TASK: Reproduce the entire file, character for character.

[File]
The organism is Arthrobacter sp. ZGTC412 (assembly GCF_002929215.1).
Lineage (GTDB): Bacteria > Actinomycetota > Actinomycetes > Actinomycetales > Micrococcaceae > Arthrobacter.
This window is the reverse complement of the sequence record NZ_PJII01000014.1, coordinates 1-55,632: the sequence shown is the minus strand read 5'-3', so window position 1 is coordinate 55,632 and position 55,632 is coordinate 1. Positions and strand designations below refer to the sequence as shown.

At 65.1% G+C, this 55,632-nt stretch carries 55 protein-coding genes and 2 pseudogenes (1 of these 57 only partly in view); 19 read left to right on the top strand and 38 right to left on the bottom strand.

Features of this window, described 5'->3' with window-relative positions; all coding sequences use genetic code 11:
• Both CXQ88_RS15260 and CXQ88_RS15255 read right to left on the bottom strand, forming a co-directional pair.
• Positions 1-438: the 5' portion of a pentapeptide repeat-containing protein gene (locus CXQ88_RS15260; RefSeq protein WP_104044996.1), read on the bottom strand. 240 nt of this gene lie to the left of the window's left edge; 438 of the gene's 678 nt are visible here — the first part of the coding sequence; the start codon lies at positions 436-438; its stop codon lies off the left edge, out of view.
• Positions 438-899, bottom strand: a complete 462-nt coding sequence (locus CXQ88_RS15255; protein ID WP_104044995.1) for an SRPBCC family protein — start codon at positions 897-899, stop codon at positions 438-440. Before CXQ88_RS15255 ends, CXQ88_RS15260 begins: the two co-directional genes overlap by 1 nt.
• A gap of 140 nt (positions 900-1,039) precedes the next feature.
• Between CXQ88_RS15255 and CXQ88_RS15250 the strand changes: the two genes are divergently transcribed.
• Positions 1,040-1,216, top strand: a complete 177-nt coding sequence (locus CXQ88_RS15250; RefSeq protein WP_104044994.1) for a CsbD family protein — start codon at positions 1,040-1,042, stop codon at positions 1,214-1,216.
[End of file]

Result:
The organism is Arthrobacter sp. ZGTC412 (assembly GCF_002929215.1).
Lineage (GTDB): Bacteria > Actinomycetota > Actinomycetes > Actinomycetales > Micrococcaceae > Arthrobacter.
This window is the reverse complement of the sequence record NZ_PJII01000014.1, coordinates 1-55,632: the sequence shown is the minus strand read 5'-3', so window position 1 is coordinate 55,632 and position 55,632 is coordinate 1. Positions and strand designations below refer to the sequence as shown.

At 65.1% G+C, this 55,632-nt stretch carries 55 protein-coding genes and 2 pseudogenes (1 of these 57 only partly in view); 19 read left to right on the top strand and 38 right to left on the bottom strand.

Features of this window, described 5'->3' with window-relative positions; all coding sequences use genetic code 11:
• Both CXQ88_RS15260 and CXQ88_RS15255 read right to left on the bottom strand, forming a co-directional pair.
• Positions 1-438: the 5' portion of a pentapeptide repeat-containing protein gene (locus CXQ88_RS15260; RefSeq protein WP_104044996.1), read on the bottom strand. 240 nt of this gene lie to the left of the window's left edge; 438 of the gene's 678 nt are visible here — the first part of the coding sequence; the start codon lies at positions 436-438; its stop codon lies off the left edge, out of view.
• Positions 438-899, bottom strand: a complete 462-nt coding sequence (locus CXQ88_RS15255; protein ID WP_104044995.1) for an SRPBCC family protein — start codon at positions 897-899, stop codon at positions 438-440. Before CXQ88_RS15255 ends, CXQ88_RS15260 begins: the two co-directional genes overlap by 1 nt.
• A gap of 140 nt (positions 900-1,039) precedes the next feature.
• Between CXQ88_RS15255 and CXQ88_RS15250 the strand changes: the two genes are divergently transcribed.
• Positions 1,040-1,216, top strand: a complete 177-nt coding sequence (locus CXQ88_RS15250; RefSeq protein WP_104044994.1) for a CsbD family protein — start codon at positions 1,040-1,042, stop codon at positions 1,214-1,216.